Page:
Henrik Ehrsson, Olaf Blanke & Thomas Metsinger, UCL
Meera - An Out of Body experience…An experience that typically involves a sensation of floating outside ones own body and, in some cases, seeing ones physical body from a place outside ones body.
This is probably something you would normally only associate with stories from people who have just come off the operating table or enjoy their share of psychedelic drugs but now, for the first time, two scientific teams have been able to induce Out of Body Experiences, or OBE’s as they are known, in healthy volunteers.
But now, two teams led by Professor Olaf Blanke from Ecole Polytechnique in Switzerland, and Dr Henrik Ehrsson from UCL, have managed to create the eerie effect of an out of body experience in normal awake people - just with the aid of a virtual reality headset and a back rub! And they think the discovery might help, amongst other things, to train better surgeons.
But how did they do it? Well, volunteers were rigged up with goggles containing miniature screens onto which the researchers could project images from a video camera.
The camera was positioned behind the volunteers so that they could see themselves from behind on the screens in their goggles.
The researchers then took a rod and rubbed the subjects on the back, which they could also see on the images from the camera.
This fooled the subjects' brains into thinking that the projected images they were seeing on the screen was them outside of their own body, as Dr Henrik Ehrsson explained, when the discovery was announced recently at a meeting in London...
Henrik Ehrsson: The idea is to manipulate, to change, the visual input or its relation to the tactile information. If we change it in the right way, we should be able to change the feeling of where yourself is located in space. We should be able to move it to a point outside your physical body. Even induce out of body experiences.
Meera - Surely nobody would fall for this would they? I managed to speak to Olaf himself to find out what happened.
Olaf Blanke: We tried to manipulate where you see being touched and where you fell being touched. We were interested in learning whether by doing such a procedure and later asking subjects where they really believed they were, whether we could displace them or make them insecure about where they really are. This is what we have hopefully accomplished, at least the first step, with this.
People were filmed from the back, a camera was standing 2 metres behind them, and their back was stroken with large pen. This was filmed in the realtime and projected to a head-mounted display (goggles). So they would see their own bodies being stroked 2 metres in front of them. What then happens after a while is that you really start localising and feeling the touch, where you actually see it. So what this then suggested to us is that the partial phenomenon of an out-of-body experience can be reproduced in completely healthy subjects.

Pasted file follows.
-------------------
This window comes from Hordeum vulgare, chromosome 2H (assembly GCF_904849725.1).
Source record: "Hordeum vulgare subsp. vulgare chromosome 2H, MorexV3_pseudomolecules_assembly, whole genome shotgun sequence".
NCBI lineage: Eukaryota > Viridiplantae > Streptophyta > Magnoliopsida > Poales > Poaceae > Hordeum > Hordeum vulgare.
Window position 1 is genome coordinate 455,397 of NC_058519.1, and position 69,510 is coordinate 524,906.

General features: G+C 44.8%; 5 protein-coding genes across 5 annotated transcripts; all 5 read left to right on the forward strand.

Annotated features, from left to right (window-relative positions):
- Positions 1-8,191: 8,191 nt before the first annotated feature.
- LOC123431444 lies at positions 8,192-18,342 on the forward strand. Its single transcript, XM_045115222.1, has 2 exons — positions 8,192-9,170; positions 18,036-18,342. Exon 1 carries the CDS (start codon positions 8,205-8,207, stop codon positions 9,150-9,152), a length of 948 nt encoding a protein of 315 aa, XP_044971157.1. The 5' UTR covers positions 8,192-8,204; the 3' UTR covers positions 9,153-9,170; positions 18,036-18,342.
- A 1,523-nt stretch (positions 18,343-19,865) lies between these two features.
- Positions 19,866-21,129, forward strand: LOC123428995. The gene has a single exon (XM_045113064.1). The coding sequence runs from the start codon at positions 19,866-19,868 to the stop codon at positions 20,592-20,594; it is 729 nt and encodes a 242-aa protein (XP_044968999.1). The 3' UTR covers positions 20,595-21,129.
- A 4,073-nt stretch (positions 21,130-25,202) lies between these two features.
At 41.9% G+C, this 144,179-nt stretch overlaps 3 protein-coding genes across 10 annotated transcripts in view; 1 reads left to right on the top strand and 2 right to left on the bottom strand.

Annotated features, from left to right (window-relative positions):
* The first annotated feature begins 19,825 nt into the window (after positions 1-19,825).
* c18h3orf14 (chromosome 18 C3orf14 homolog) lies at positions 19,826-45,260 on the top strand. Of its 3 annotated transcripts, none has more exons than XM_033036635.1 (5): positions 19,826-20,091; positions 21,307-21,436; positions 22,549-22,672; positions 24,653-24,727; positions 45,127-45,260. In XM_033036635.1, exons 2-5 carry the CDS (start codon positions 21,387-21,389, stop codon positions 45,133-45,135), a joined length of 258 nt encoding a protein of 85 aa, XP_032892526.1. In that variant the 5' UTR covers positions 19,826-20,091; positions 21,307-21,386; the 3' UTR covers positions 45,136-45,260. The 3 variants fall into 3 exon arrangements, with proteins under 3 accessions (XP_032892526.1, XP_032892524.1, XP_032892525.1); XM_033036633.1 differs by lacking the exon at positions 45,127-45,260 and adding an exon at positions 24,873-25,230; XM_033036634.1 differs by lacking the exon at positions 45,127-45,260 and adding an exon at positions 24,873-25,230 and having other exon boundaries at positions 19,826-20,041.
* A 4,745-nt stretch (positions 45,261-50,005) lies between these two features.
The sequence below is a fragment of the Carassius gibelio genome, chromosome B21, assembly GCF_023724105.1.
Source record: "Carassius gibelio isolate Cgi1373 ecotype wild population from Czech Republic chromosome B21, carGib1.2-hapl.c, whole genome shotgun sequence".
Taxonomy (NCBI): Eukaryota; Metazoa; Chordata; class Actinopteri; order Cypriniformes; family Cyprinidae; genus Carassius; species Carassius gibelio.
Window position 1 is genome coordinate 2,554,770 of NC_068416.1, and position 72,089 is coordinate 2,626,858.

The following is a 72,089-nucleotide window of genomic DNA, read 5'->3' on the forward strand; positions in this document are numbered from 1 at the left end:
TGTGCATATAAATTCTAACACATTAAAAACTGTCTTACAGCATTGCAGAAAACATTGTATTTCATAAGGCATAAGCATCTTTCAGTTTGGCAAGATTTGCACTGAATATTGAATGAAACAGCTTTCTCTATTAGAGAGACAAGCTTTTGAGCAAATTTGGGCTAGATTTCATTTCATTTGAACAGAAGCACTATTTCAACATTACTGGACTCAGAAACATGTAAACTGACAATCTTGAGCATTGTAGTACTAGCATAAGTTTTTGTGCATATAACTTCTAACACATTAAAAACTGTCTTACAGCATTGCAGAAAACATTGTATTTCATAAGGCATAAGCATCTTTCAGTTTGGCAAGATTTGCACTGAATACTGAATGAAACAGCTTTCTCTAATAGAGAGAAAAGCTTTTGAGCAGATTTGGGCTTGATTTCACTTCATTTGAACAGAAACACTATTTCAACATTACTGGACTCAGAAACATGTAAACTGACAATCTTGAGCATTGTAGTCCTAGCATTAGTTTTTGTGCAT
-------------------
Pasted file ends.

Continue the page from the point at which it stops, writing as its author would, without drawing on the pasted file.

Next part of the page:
Meera - I have to admit I’m quite upset that we didn’t get to have a go on it today. I know you actually had a go yourself so can you explain how you actually felt when you had a go?
Olaf Blanke: A lot of subjects thought it was kind of strange and weird. What I had was a really strange sensation that you feel the touch where you actually see the touch, although as a subject you know that this is absolutely not the case, you have partial insight into the experiment. Even as the person who set up the experiment I should be even more aware that this shouldn’t work! But actually it does work, so I think it’s a nice finding because it seems to be so automatic, based on brain mechanisms that you cannot control by higher mechanisms; language, memory, thought.
Meera - I know that some of the application that have been discussed have been gaming which is an obvious one, but also you mentioned surgey? I don’t really understand how that could happen.
Olaf Blanke: It needs to be tested and I’m sure a lot of surgeons would be immediately hesitant to even try it but a lot of people who don’t operate actually but who want to learn to operate; I think for them it could be interesting that they are somehow linked to the motor inputs and tactile inputs from the real surgeon. That might be much more actively perceived than just watching the operation.
Meera - So, ambitious medics could soon feel the dexterity of their awesome supervisors…and forget about the new generation of motion sensitive consoles, soon you could fight monsters head on in the world of gaming! All by causing confusion between your senses.
These studies looks like the beginning of a lot more research into this OBE’s, tricking further volunteers into believing they’re somewhere else. But self-consciousness is a principle pondered not only by scientists….but philosophers as well. I’ll leave you with Thomas Metsingers insight…
Thomas Metsinger: What we have created really is what philosophers call non-conceptual self-consciousness on a bodily level with only two sensory modalities. You just stand or sir there, but still you get this externalised self-location and this seems also to show that it is very old, very low level brain mechanisms that are responsible for our everyday experience of being an embodied self.